Middle son made a mistake. Scratch that. Middle son made a poor choice. A seriously poor choice. One for which consequences, both natural and parental controlled, are yet to be determined.
The decision and ensuing course of events had to be addressed. He knew he messed up. I didn’t have to tell him that. When he admitted his error, I agreed with him and reminded him that it’s big and it’s his to fix. I also reminded him that one extremely poor choice does not make him a bad kid. He’s the same pretty good kid who has a current smear on his record. A smear that will fade away and likely never be repeated.
He couldn’t accept that. He argued that he couldn’t have done what he did and still be “good.” He felt bad enough that he wanted to wallow in sadness and perhaps a little self-pity. Finally, I looked him straight in both eyes and said, “You cannot live in Loserville.” This caught his attention and he replied, “What the heck are you talking about?”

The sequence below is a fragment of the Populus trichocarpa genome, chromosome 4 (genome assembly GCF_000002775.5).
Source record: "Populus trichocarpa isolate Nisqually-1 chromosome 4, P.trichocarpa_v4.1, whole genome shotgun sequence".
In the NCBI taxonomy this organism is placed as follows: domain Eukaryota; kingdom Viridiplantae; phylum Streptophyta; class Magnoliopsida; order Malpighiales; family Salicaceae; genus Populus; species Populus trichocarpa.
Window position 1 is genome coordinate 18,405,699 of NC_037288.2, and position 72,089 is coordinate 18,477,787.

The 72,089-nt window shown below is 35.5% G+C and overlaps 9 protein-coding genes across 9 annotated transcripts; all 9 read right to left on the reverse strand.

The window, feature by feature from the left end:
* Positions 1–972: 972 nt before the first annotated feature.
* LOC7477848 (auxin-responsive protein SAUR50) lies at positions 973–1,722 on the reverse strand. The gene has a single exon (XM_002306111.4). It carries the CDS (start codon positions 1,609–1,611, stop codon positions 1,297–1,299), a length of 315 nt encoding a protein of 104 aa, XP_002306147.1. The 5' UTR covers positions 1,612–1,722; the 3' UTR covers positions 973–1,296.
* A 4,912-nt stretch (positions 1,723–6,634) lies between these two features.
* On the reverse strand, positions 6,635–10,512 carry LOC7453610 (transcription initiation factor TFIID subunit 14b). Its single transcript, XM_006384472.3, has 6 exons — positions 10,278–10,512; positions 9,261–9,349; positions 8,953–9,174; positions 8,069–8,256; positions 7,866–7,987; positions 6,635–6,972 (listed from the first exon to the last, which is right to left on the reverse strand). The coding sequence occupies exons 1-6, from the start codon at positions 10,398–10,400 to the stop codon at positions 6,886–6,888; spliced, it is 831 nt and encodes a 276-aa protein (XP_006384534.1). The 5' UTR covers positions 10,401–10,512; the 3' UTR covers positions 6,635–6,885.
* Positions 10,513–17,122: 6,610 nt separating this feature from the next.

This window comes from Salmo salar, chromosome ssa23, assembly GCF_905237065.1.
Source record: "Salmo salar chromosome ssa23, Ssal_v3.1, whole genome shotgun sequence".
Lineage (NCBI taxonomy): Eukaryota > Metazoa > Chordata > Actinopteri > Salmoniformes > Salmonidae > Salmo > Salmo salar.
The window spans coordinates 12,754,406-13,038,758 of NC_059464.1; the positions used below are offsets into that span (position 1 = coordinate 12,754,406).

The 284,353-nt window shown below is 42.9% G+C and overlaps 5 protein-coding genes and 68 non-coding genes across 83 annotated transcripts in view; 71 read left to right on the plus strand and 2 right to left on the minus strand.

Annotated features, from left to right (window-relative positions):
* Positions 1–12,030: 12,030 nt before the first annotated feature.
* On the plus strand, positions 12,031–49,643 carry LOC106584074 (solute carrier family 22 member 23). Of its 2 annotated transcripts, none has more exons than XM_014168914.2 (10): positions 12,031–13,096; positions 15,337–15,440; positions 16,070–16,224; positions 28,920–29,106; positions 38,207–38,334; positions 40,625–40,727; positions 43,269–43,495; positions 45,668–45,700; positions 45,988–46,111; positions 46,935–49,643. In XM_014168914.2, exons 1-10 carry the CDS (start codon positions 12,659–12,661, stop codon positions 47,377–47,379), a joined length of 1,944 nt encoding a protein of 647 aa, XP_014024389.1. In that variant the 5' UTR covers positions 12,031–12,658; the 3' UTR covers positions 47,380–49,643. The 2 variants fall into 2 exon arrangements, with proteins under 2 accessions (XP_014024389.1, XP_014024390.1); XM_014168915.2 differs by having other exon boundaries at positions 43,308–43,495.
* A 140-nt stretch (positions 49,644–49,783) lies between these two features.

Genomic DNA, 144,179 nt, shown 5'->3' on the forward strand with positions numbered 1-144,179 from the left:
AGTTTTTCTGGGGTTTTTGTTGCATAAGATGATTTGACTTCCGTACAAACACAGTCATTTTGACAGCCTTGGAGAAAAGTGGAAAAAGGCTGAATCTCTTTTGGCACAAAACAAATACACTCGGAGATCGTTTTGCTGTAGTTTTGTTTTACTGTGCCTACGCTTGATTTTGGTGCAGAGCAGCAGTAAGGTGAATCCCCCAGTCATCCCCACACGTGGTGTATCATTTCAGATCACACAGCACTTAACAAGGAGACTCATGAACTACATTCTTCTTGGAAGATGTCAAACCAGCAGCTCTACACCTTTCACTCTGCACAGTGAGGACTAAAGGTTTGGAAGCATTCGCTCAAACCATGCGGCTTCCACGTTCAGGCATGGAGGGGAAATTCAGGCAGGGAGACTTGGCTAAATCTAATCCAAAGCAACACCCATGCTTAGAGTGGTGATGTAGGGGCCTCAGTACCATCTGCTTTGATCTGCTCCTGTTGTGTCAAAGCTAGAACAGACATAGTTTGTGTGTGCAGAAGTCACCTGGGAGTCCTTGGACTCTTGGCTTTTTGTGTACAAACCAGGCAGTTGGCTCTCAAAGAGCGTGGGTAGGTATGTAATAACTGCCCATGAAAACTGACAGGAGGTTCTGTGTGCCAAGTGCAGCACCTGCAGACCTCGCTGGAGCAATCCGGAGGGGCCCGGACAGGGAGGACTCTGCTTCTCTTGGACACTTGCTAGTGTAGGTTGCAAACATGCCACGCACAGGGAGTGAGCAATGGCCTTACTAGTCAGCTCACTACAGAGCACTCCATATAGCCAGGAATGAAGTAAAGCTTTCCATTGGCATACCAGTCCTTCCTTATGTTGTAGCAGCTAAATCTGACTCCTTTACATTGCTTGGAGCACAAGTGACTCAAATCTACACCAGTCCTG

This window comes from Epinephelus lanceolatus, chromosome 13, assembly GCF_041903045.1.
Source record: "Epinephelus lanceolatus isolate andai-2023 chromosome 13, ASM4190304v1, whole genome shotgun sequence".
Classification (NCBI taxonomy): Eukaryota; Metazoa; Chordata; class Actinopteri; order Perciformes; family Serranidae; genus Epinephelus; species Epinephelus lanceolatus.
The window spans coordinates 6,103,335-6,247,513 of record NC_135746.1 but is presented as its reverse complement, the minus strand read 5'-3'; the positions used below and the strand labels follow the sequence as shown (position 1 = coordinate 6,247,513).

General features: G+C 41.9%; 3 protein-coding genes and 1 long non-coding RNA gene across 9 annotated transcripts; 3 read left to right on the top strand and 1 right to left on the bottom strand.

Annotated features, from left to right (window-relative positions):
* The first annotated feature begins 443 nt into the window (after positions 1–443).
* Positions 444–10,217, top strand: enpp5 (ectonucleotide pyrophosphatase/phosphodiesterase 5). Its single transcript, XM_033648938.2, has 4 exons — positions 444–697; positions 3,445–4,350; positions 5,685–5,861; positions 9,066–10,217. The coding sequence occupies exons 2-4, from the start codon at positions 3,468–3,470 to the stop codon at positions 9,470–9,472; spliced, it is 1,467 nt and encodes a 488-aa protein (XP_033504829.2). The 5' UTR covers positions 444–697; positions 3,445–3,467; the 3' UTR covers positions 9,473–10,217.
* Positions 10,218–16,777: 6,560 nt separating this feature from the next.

I explained I meant exactly what I said. Remorse over a poor choice, bad action, etc., is appropriate. Encouraged even. I told him it’s okay to stay in that mode for a bit. But then it’s time to put it behind and resolve to never have it happen again. And living like a loser just keeps dragging a guy down.
I spoke the words that he is more than this situation and is created for better than living a mediocre life and then feeling sorry for himself about the place in which he’s found himself.
And you know what? He got it. It was one of my finer parenting moments. Not because I’m wise but because the words were inspired by God’s divine words that reminds us who we are, who we belong to, and what we are made for.
How about you? Where are you choosing to live? If you’re in Loserville, even temporarily, move out!